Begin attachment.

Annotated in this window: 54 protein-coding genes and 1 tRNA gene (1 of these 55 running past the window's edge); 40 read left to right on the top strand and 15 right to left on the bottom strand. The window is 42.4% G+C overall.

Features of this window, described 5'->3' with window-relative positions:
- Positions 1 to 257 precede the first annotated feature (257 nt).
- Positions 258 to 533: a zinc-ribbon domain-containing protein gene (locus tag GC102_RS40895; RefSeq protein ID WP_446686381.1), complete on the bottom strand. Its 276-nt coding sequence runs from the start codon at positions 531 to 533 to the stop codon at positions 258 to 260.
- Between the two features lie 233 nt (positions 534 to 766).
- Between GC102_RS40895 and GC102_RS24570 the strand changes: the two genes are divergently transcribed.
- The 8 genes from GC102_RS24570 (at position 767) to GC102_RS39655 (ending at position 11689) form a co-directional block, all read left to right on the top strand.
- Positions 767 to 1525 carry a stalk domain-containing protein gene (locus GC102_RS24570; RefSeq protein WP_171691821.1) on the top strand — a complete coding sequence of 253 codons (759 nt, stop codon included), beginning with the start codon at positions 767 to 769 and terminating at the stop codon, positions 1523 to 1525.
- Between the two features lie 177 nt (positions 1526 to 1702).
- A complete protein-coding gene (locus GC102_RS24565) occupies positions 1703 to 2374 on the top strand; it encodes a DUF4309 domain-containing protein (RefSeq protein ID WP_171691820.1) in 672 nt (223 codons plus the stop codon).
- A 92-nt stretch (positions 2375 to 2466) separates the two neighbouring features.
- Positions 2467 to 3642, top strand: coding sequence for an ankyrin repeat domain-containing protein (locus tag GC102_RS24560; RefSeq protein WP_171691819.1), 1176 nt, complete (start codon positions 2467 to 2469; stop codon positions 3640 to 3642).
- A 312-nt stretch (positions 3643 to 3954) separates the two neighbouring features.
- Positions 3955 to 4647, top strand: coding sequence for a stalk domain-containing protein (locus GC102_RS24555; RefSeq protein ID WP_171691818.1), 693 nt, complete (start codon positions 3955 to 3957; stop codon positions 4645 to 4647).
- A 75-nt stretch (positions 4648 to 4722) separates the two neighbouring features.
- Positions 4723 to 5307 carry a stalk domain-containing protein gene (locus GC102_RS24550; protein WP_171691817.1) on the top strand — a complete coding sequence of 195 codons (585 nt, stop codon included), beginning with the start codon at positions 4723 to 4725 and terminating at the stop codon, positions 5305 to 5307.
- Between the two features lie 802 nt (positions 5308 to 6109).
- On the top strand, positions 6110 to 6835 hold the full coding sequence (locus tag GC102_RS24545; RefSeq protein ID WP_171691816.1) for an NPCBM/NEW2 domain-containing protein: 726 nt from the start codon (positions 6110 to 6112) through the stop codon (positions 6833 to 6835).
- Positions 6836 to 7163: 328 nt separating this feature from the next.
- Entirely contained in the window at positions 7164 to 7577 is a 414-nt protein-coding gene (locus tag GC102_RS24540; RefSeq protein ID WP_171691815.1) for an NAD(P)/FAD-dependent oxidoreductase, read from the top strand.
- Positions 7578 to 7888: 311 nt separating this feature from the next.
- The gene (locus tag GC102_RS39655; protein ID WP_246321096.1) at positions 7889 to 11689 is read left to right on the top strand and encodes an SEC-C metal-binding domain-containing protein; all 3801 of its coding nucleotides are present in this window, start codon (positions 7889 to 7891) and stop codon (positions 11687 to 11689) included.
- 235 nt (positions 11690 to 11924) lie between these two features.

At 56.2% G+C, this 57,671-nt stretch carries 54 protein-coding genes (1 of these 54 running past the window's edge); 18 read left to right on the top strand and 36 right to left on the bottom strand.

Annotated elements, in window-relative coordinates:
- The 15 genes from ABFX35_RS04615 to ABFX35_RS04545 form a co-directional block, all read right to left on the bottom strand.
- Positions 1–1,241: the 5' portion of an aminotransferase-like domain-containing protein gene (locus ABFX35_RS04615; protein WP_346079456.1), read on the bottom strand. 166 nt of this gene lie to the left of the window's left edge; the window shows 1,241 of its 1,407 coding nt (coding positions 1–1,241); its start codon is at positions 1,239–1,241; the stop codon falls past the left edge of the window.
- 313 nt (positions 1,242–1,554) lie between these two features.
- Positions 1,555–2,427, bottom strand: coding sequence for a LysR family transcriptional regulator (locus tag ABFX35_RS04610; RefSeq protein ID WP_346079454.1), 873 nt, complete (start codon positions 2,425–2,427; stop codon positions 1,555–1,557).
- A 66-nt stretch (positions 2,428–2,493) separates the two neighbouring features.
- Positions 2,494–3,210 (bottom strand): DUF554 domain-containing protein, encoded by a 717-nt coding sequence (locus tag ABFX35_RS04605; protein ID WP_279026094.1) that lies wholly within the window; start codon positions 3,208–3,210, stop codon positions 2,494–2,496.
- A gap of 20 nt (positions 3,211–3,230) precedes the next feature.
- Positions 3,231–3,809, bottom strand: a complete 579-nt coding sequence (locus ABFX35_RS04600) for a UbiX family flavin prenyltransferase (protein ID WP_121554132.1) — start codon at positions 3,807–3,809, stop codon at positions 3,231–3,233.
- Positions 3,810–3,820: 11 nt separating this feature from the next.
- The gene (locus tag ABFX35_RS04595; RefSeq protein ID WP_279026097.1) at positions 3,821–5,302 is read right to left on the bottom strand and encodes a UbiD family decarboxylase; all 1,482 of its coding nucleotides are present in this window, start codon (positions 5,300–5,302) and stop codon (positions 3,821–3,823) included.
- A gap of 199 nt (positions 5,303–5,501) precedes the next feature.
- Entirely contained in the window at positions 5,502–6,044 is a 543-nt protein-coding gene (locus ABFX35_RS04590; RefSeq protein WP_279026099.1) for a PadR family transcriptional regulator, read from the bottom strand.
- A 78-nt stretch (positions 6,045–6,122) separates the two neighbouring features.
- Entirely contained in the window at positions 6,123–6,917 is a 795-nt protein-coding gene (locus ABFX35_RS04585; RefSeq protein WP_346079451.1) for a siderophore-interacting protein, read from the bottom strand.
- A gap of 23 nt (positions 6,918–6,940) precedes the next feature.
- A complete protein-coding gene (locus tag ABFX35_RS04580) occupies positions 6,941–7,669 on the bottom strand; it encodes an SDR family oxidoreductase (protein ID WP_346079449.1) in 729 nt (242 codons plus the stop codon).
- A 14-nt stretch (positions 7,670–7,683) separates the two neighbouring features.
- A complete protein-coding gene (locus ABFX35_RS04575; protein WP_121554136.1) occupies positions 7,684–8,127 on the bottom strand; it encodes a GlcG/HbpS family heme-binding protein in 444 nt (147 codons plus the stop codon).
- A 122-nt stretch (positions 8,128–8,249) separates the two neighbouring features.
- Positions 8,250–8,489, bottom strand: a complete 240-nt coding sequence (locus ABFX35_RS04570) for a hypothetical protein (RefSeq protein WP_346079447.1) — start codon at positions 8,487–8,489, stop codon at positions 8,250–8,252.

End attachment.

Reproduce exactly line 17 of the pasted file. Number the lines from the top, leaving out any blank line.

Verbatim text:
- Between the two features lie 802 nt (positions 5308 to 6109).